To Teach Is to Serve

Our fourth annual national-service issue examines the problems of public education in America — and how to fix them

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Erin Patrice O'Brien for TIME

Katherine Poandl teaching a math class at Hamilton High School in Memphis, TN.

I was very fortunate to have had a handful of gifted teachers during my years in school. Their passion for their subjects — literature, history, writing — was inspiring. But their most important attribute was not that they taught what to believe, but how to learn — not what to think, but how to think.

For our fourth annual national-service issue, we have examined the problems of public education, specifically why it's so hard to find the teachers we need. I believe that teaching, particularly for K-12, is a form of national service and that the importance of what teachers do for our democracy is hard to overstate. At the same time, though, we can praise our teachers while realizing that we're not doing a very good job of preparing young Americans for either the responsibilities of citizenship or the workplace. As a country, we're spending more than twice as much per student than we were in 1971, and we rank 25th among industrial nations in math. Something's not right, and everyone knows it.

Our cover stories by Amanda Ripley and John Cloud come at an inflection point for public education in America. The combination of falling test scores, rising dissatisfaction among parents, a difficult and more competitive global economy, a new crop of dynamic education innovators and an Administration that is actually willing to listen to them might just lead to real change.

Ripley's story uses the much-talked-about new movie Waiting for "Superman" as a vehicle for examining why the quality of public education in the U.S. is so uneven and whether new endeavors like charter schools can be a catalyst for positive change. Cloud's story looks at all the new ways that people, especially those looking to change careers, can become teachers and whether these programs actually work and are scalable. In both stories, we see how innovative organizations like Teach for America, KIPP schools and the New Teacher Project are helping to revitalize public education. And Andréa Ford's roundup of volunteer opportunities offers links and information about how anyone from recent grads to senior citizens can pitch in. Finally, this entire package, which was conceived and edited by senior editor Julie Rawe, is launching on the same day that will begin a weekly education column called School of Thought, by Andrew J. Rotherham, the Eduwonk blogger and a co-founder of Bellwether Education Partners, a nonprofit working to help low-income students.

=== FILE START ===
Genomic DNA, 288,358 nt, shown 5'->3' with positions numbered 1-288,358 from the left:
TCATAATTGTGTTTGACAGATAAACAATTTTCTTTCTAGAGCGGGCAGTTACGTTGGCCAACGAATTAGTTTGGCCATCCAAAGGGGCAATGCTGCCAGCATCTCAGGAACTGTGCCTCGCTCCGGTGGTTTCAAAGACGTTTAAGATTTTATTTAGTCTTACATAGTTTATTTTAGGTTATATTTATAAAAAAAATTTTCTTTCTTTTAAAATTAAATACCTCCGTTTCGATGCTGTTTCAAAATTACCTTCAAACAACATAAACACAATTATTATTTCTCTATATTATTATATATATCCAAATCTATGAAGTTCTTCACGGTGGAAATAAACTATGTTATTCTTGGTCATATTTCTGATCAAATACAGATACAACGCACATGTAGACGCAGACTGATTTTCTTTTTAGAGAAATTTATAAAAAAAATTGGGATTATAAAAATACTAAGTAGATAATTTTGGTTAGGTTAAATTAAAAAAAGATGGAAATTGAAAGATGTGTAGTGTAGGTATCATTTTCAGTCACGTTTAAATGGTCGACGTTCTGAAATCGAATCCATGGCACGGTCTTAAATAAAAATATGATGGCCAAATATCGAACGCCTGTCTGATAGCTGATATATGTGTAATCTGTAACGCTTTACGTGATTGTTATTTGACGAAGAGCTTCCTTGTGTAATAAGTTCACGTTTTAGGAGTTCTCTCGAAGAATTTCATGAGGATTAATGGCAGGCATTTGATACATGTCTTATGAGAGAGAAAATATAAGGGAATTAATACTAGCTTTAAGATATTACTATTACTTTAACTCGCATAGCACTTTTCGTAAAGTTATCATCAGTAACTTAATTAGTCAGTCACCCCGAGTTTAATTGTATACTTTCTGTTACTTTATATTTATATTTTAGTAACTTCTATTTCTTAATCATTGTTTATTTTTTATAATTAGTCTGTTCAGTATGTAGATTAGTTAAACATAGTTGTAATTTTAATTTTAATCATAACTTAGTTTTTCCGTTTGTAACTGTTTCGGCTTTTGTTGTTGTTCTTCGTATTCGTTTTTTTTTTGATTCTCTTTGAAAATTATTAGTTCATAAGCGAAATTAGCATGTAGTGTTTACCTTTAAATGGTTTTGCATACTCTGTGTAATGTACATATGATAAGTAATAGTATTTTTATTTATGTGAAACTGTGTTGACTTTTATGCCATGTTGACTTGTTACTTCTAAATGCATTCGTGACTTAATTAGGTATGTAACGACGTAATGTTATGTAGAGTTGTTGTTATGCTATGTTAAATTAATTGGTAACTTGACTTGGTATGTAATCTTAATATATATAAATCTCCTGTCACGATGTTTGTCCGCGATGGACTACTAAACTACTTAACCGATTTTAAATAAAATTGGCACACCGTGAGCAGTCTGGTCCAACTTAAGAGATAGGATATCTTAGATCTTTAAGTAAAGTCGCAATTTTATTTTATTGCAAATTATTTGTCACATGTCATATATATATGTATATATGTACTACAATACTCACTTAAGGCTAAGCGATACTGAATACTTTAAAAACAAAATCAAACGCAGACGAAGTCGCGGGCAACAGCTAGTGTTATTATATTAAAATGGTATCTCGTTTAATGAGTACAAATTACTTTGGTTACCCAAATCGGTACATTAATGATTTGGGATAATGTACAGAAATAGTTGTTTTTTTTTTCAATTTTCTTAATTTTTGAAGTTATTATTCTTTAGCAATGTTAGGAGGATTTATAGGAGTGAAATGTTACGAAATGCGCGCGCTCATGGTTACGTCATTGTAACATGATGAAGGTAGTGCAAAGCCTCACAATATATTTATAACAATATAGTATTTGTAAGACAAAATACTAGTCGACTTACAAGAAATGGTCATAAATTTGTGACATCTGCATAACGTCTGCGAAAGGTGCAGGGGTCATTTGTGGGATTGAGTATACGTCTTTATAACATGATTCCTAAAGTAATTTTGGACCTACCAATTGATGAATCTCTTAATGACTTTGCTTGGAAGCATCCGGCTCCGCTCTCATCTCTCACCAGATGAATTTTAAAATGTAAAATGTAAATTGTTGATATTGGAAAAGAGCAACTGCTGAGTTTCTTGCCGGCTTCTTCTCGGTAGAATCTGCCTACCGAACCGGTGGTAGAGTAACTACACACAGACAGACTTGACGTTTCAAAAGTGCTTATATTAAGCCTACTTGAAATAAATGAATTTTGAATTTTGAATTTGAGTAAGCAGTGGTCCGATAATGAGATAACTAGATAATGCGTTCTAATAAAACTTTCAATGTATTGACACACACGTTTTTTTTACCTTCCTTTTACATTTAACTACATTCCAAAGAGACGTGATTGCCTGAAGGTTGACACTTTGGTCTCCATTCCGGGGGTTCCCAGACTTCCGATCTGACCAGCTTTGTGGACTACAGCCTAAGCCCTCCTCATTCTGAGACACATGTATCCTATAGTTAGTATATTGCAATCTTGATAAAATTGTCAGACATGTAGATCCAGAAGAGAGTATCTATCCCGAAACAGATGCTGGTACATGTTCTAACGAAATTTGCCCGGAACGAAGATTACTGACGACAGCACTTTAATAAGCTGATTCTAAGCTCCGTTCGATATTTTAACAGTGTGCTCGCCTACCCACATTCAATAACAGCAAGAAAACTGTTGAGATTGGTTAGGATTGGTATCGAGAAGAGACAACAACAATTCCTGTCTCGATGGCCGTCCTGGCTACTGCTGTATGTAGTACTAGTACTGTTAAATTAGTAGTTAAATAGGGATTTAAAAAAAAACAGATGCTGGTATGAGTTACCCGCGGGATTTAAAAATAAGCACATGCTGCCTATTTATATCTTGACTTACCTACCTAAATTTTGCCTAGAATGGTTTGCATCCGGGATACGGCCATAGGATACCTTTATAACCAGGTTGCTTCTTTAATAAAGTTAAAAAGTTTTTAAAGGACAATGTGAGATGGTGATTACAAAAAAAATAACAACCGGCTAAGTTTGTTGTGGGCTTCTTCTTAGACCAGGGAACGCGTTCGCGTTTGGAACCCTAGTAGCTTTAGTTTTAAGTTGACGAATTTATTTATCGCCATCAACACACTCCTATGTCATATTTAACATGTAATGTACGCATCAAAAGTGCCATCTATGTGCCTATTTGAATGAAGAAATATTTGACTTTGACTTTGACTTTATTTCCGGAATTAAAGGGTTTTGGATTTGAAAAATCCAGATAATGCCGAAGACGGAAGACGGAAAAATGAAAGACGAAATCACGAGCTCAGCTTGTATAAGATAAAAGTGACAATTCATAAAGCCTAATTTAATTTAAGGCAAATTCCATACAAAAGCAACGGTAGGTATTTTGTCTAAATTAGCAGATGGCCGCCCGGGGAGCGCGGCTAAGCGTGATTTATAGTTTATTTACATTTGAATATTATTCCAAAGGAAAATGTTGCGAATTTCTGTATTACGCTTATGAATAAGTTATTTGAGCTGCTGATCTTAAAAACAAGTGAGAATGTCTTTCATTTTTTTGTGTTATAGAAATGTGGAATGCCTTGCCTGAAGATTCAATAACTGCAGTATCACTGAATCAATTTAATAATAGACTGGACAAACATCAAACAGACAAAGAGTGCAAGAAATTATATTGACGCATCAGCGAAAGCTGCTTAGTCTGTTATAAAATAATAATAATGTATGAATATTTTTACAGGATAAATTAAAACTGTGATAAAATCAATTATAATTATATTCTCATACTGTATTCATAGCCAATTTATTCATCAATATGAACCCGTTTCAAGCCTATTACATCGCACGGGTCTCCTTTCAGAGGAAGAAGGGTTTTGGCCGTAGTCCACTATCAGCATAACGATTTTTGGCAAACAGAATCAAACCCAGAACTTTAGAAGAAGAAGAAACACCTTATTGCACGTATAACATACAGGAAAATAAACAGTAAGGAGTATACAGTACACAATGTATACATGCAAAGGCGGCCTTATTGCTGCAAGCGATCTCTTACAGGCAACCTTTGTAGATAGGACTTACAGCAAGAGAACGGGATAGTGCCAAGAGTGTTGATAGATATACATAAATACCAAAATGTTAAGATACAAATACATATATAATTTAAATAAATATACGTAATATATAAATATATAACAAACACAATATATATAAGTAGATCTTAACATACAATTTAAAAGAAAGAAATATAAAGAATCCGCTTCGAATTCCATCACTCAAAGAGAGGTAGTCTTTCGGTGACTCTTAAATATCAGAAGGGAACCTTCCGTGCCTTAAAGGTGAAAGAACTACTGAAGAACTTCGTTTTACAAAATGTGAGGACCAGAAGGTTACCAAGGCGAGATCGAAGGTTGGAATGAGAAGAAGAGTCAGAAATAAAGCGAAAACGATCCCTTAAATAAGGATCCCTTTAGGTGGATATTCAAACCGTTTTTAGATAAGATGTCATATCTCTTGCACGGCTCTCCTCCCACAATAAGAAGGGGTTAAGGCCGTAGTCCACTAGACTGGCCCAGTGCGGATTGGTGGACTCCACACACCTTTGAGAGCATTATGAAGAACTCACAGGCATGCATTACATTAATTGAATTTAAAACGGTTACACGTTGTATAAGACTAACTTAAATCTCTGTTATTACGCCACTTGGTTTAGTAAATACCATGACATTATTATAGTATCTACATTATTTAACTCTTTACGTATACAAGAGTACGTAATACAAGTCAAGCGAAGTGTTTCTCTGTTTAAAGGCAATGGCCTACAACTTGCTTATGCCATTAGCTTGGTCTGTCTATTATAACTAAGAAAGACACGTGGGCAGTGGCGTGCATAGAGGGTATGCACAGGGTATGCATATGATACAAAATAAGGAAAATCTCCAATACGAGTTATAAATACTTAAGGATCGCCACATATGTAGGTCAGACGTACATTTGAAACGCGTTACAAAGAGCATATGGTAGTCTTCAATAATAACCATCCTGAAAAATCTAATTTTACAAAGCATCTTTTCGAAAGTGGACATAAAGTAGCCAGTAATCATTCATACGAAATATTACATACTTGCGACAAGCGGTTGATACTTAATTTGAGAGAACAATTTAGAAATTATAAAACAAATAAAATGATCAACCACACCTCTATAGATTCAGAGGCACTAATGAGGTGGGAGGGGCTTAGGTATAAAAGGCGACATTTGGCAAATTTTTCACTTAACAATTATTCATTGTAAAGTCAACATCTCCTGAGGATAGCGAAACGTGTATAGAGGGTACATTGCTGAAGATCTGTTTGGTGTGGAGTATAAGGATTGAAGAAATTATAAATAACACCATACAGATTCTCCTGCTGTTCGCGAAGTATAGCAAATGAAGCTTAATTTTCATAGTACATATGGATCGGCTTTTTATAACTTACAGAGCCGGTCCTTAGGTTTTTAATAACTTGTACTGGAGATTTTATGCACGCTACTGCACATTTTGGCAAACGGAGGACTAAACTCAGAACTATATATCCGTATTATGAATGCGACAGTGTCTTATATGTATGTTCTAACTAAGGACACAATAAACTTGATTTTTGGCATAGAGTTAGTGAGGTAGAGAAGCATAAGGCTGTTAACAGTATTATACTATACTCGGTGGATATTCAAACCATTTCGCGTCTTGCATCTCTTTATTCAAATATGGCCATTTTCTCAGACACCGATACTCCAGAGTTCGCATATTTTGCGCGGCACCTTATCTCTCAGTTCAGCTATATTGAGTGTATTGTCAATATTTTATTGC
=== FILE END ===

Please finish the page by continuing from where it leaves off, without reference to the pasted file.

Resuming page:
TIME's interest in education is long-standing, and because we think this is such a vital issue, TIME will partner with the Carnegie Corporation of New York and our parent company, Time Warner, to host a national summit of thought leaders on higher education next year. The idea is to look at what's working and what's not, at a moment of great challenge and change in higher education. It's an honor to work again with Vartan Gregorian, the head of Carnegie, who helped us launch the national-service summit in 2008. Vartan has been one of America's outstanding advocates for maintaining the nation's pre-eminence in higher education.

Finally, in keeping with the theme of this issue, just as students return to the classroom, TIME will be donating 10,000 subscriptions of TIME for Kids to low-income, high-need schools.

Richard Stengel, managing editor